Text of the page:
Was the EU bilked?
by Jonathan Rosenblum
July 13, 2001
The European Union has been spreading its largesse liberally with respect to Israel. That largesse has taken two forms: large grants to various "peace" groups in Israel for the purpose of moving the Israeli electorate to the Left and support for groups opposed to all Israeli settlement beyond the 1967 borders.
After eight years of fairly open manipulation of Israeli elections by the Clinton administration, foreign funding to influence internal Israeli politics no longer occasions surprise. When Ramparts
magazine revealed in 1967 that the CIA was funding the international activities of the National Student Association, the NSA was instantly discredited and ceased to be a force on American university campuses. Today Israeli groups in the employ of foreign governments, not always suspect of having Israel's best interests at heart, feel no need to either deny or apologize for their sources of funding.
From the EU's point of view, its money has been well spent. MK Roman Bronfman received $320,000 for the purpose of moving the immigrant community into the "peace camp," according to EU documents revealed by Maariv
's Yoav Yitzchak. Certainly Bronfman gave his best effort. In the 1999 election, he took the lead in arousing hatred for Sephardim and the religious among new immigrant to attract them to the Left, and after the election he deserted the centrist Yisrael B'Aliyah partywas . If the events of the last ten months have conspired to drive the Russian immigrants back to the Right, it is hardly Bronfman's fault.
And the Four Mother's Movement's campaign for withdrawal from Lebanon was so successful that Israel was out of Lebanon before Four Mothers could collect its $200,000 EU grant.
Other grantees may not have had a large impact on Israeli public opinion, but they have furthered the EU's interest in undermining both Jewish and non-Jewish support for Israel abroad. Gush Shalom, which received $200,000 through its affiliated Israel Committee Against House Demolitions (ICHAD), describes Palestinian violence since October is a "legitimate revolt against colonial oppression." That line does not have many buyers in Israel in Israel today. But when ICHAD's Jeffrey Halper convinced Amnesty International to report that Israel plans to demolish 6,000 illegally built Arab homes, Israel's international standing took another blow. (The July 10 New York Times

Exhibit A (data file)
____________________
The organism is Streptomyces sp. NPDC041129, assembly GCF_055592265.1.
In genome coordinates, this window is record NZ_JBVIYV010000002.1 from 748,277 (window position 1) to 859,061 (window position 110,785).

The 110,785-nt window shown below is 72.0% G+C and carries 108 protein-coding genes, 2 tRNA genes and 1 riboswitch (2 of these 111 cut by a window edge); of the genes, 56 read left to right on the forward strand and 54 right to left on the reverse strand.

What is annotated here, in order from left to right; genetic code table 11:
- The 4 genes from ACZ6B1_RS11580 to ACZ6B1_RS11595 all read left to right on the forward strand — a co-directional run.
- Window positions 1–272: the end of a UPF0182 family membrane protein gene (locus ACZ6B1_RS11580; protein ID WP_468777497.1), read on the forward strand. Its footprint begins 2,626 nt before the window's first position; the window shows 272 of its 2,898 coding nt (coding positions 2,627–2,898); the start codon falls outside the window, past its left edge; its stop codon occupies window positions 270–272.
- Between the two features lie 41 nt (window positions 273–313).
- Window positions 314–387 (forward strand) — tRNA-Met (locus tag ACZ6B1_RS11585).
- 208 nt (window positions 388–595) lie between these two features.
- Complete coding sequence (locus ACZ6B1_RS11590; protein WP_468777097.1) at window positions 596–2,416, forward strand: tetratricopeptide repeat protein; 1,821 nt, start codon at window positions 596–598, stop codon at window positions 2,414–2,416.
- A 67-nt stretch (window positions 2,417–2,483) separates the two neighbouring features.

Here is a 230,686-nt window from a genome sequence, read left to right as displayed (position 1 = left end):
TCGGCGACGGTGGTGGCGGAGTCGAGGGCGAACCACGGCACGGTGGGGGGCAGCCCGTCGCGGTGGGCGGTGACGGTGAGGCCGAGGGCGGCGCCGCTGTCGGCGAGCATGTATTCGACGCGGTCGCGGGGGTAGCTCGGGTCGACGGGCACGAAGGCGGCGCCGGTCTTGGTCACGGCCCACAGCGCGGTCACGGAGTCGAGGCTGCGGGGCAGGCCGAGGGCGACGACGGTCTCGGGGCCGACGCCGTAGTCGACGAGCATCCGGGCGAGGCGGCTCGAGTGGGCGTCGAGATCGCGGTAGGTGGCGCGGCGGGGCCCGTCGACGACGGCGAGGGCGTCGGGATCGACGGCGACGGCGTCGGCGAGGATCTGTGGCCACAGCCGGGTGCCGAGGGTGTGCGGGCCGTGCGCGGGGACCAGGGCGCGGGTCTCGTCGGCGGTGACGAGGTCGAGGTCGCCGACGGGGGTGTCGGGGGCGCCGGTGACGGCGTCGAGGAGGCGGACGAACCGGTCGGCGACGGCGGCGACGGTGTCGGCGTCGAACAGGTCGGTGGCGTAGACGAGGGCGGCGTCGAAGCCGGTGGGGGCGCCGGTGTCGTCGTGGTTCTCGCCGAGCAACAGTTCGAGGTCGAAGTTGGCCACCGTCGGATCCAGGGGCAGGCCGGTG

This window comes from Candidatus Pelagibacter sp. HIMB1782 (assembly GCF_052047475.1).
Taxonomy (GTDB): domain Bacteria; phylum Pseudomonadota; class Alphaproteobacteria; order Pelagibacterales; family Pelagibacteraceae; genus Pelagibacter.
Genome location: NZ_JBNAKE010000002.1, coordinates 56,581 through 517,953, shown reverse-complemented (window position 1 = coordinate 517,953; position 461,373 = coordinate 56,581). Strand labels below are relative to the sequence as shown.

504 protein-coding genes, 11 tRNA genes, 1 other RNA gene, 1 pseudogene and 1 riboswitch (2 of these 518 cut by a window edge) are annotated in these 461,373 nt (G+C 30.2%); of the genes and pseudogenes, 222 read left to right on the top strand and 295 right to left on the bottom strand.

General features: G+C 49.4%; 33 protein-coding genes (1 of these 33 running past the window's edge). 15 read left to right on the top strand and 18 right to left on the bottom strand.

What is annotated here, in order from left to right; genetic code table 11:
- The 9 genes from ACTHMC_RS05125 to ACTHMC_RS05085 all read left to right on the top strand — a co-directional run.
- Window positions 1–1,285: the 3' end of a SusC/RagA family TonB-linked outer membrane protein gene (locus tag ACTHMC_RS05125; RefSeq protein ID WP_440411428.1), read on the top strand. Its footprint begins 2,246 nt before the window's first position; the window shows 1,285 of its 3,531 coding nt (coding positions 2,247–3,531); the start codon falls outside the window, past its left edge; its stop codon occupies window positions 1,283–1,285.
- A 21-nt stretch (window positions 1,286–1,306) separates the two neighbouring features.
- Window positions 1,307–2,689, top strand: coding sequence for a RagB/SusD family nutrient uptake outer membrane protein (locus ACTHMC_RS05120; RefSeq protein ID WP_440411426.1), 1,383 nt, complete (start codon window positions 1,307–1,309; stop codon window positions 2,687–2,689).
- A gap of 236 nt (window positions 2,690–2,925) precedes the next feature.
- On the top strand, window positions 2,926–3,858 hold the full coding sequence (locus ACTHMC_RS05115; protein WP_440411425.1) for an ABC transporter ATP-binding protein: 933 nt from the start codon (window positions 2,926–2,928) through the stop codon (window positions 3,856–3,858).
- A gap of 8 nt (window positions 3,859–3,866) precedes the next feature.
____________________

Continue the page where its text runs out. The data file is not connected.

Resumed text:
reported the actual number of demolitions of illegally built homes as less than 14 per annum.)
Henry Siegman of the Council of Foreign Relations has an enviable track record of publishing op-ed pieces in the prestige press critical of the Israeli government, and fully deserved the EU grant for a project he was supervising. And the EU-funded supercomputer containing records of all pre-1948 Arab-owned property in Jerusalem housed at Orient House will prove handy for all Palestinians laying claim to their former holdings or seeking compensation from Israel.
One of the EU's grants, however, does raise questions as to whether the mandarins of the EU were hoodwinked out of a fair piece of change: a $200,000 grant to Tzvia Greenfield's Machon Mifne for the purpose of "encouraging the settlement and religious communities in Israel to change their prevailing negative attitudes towards peace and democracy." The national religious community is variously described in the document as "democracy-suspicious" and "non-educated."